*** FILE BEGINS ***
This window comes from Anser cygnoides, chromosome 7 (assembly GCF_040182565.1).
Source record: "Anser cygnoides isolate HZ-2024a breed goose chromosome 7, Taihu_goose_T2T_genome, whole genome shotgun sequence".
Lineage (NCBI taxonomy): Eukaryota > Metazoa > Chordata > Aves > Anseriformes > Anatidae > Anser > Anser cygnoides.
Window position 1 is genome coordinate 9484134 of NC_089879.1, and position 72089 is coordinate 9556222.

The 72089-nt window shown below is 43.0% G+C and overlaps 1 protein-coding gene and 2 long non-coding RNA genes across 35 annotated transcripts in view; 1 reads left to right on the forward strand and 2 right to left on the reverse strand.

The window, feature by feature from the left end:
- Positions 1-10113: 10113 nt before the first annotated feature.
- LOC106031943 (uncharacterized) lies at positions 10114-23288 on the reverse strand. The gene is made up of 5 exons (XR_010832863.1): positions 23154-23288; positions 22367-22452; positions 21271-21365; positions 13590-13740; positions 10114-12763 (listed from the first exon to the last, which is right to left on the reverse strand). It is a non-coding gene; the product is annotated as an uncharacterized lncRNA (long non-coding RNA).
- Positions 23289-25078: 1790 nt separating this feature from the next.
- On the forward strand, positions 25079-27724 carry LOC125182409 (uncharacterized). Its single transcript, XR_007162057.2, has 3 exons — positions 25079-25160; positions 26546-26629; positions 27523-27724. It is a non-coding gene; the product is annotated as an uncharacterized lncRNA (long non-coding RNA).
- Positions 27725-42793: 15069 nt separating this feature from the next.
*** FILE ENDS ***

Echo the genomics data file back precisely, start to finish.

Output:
This window comes from Anser cygnoides, chromosome 7 (assembly GCF_040182565.1).
Source record: "Anser cygnoides isolate HZ-2024a breed goose chromosome 7, Taihu_goose_T2T_genome, whole genome shotgun sequence".
Lineage (NCBI taxonomy): Eukaryota > Metazoa > Chordata > Aves > Anseriformes > Anatidae > Anser > Anser cygnoides.
Window position 1 is genome coordinate 9484134 of NC_089879.1, and position 72089 is coordinate 9556222.

The 72089-nt window shown below is 43.0% G+C and overlaps 1 protein-coding gene and 2 long non-coding RNA genes across 35 annotated transcripts in view; 1 reads left to right on the forward strand and 2 right to left on the reverse strand.

The window, feature by feature from the left end:
- Positions 1-10113: 10113 nt before the first annotated feature.
- LOC106031943 (uncharacterized) lies at positions 10114-23288 on the reverse strand. The gene is made up of 5 exons (XR_010832863.1): positions 23154-23288; positions 22367-22452; positions 21271-21365; positions 13590-13740; positions 10114-12763 (listed from the first exon to the last, which is right to left on the reverse strand). It is a non-coding gene; the product is annotated as an uncharacterized lncRNA (long non-coding RNA).
- Positions 23289-25078: 1790 nt separating this feature from the next.
- On the forward strand, positions 25079-27724 carry LOC125182409 (uncharacterized). Its single transcript, XR_007162057.2, has 3 exons — positions 25079-25160; positions 26546-26629; positions 27523-27724. It is a non-coding gene; the product is annotated as an uncharacterized lncRNA (long non-coding RNA).
- Positions 27725-42793: 15069 nt separating this feature from the next.